* Brahimi says situation in Syria "bad and getting worse"
* Reform not enough, change is needed now, Brahimi said
* First U.N. Security Council briefing by Brahimi
By Michelle Nichols
UNITED NATIONS, Sept 24 The international
mediator on Syria said on Monday he has "a few ideas" but not a
full plan on how to end the country's 18-month conflict, which
he described as "extremely bad and getting worse."
Lakhdar Brahimi offered that assessment after his first
briefing to the U.N. Security Council since replacing Kofi Annan
as the U.N.-Arab League mediator on Sept. 1. In his first month
on the job, Brahimi met with Syrian Pr e sident Bashar al-Assad in
Damascus and visited refugee camps in Turkey and Jordan.
"I do not have a full plan for the moment, but I have a few
ideas," the veteran Algerian diplomat said. "I have agreed with
the council I will come back here as soon as possible with more
ideas on how we move forward."
"The situation in Syria is extremely bad and getting worse.
It is a threat to the region and a threat to peace and security
in the world," he told reporters. "There is a stalemate ... but
I think we will find an opening in the not too distant future."
Brahimi declined to elaborate.
The United Nations says nearly 20,000 people have been
killed in the conflict. More than 250,000 Syrians have fled to
neighboring Turkey, Jordan, Lebanon and Iraq, with more than
100,000 of those leaving in August alone.
Council diplomats, speaking on the condition of anonymity,
described Brahimi's assessment of the conflict as downbeat,
saying that despite government claims it was committed to
reform, Damascus was instead seeking to portray the uprising as
a foreign conspiracy and return to how things used to be.
"You cannot go back to the Syria of the past," Brahimi said.
"Reform is not enough anymore, what is needed is change."
One diplomat said that while Brahimi did not reveal much to
the council about his plans, he was "solid" in laying the bulk
of the blame for the conflict with Assad's government.
While decrying the violence, diplomats offered no new ideas
for how to solve it.
"The situation in Syria is grave. We need to do everything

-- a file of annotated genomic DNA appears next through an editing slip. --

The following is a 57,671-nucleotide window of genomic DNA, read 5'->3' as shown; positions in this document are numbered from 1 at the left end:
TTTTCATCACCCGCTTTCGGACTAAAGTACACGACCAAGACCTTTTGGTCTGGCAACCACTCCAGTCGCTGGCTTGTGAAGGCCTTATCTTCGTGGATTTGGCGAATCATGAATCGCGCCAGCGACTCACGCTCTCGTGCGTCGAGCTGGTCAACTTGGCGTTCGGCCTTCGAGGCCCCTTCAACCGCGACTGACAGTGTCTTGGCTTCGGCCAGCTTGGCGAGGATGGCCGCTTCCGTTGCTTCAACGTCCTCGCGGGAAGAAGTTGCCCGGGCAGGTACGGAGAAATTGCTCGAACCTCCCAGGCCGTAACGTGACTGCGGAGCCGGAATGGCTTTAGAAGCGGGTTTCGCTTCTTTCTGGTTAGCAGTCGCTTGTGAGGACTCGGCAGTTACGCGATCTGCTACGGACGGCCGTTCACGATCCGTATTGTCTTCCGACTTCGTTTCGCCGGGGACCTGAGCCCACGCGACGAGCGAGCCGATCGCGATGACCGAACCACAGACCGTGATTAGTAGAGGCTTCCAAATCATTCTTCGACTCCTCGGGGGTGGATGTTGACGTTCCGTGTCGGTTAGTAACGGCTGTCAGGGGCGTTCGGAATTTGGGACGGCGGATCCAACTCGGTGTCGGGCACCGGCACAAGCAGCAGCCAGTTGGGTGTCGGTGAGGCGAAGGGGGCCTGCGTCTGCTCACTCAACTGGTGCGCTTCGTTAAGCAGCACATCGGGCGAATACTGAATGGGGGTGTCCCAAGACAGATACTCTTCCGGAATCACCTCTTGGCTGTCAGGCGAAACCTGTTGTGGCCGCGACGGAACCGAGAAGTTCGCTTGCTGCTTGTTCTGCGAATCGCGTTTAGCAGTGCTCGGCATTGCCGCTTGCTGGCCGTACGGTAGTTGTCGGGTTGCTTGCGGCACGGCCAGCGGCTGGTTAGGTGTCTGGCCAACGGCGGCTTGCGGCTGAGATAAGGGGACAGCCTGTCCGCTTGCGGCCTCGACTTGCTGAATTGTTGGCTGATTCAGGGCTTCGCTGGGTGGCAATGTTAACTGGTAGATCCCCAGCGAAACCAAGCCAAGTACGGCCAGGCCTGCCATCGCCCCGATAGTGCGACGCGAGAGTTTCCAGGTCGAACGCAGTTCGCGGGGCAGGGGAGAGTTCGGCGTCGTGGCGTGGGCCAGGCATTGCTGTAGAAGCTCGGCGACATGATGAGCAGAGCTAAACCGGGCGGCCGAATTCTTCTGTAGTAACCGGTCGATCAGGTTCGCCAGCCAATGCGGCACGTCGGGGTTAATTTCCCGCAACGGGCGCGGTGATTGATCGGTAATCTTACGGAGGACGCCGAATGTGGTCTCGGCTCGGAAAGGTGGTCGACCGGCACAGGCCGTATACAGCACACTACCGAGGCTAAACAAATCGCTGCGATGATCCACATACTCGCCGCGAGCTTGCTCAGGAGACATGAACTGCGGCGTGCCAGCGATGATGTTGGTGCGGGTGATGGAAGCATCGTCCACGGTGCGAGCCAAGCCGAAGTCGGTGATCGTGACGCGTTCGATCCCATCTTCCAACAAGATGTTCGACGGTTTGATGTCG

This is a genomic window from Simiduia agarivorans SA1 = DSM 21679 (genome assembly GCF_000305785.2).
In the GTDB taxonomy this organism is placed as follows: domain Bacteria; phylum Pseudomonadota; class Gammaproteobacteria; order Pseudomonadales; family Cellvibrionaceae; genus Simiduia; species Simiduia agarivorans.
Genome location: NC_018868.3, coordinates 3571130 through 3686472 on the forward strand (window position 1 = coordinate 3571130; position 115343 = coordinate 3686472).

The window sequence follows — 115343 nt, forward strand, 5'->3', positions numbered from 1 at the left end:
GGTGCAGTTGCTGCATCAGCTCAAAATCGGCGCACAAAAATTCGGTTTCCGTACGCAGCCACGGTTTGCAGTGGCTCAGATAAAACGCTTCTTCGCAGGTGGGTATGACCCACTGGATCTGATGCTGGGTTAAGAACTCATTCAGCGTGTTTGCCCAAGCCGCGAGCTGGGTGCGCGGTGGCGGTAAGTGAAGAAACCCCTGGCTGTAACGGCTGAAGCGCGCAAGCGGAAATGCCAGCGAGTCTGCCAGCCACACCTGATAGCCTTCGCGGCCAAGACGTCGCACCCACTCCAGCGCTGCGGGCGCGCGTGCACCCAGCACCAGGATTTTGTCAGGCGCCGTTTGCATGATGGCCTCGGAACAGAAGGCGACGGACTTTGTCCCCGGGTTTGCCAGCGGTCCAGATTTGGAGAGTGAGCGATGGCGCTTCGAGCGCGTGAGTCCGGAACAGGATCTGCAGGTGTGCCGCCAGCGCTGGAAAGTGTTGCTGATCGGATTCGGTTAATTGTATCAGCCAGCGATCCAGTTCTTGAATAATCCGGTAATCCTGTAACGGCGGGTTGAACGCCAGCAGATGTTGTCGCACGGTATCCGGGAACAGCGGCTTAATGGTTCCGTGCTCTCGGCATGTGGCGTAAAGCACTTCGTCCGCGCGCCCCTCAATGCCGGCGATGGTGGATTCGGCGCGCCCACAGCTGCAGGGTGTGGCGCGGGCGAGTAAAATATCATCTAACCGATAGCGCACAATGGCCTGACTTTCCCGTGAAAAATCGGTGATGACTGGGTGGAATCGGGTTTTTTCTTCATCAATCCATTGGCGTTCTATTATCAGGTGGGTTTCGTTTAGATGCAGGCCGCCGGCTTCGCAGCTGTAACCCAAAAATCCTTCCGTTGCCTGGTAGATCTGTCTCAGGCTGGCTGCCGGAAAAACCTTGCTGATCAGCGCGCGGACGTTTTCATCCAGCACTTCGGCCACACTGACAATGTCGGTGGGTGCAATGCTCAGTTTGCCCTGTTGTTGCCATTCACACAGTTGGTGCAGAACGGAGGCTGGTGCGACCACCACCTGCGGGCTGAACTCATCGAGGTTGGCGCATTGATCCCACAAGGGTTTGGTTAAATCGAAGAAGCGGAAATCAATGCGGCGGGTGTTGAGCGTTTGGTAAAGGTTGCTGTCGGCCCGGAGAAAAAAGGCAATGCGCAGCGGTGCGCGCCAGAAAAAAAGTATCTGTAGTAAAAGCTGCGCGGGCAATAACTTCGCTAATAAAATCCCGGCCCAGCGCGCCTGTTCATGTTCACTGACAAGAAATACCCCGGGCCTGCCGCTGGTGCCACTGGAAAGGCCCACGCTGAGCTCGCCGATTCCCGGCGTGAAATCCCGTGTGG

we can to end the violence and the killing of so many innocent
people," German Foreign Minister Guido Westerwelle told
reporters. Germany is president of the council for September.
As Syria spirals deeper into civil war, the Security Council
has been paralyzed as Russia and China have blocked three
Western-backed resolutions that criticized Assad and threatened
Annan blamed the Security Council impasse for hampering his
six-month bid to broker peace and leading to his decision to
step down. Diplomats have tried to play down expectations for
Brahimi's mission and the former Algerian foreign minister has
described the task of brokering peace as "nearly impossible."
In a statement on Monday, the 15-member Security Council
expressed grave concern about the situation in Syria and offered
its full and strong support to Brahimi.
Diplomats said Brahimi made a plea to the Security Council
for strong unified support, saying there could be no progress
without it: "You all say you support me individually, why don't
you support me collectively? It shouldn't be very difficult."
Westerwelle said former U.N. Secretary-General Annan's
six-point plan for peace in Syria was still relevant.
The plan, which failed to take hold, calls for an end to
violence, a Syrian-led political process, access for aid, the
release of arbitrarily detained people, freedom of movement for
journalists and the freedom to protest peacefully.
Brahimi said it was one of the "elements in my toolbox."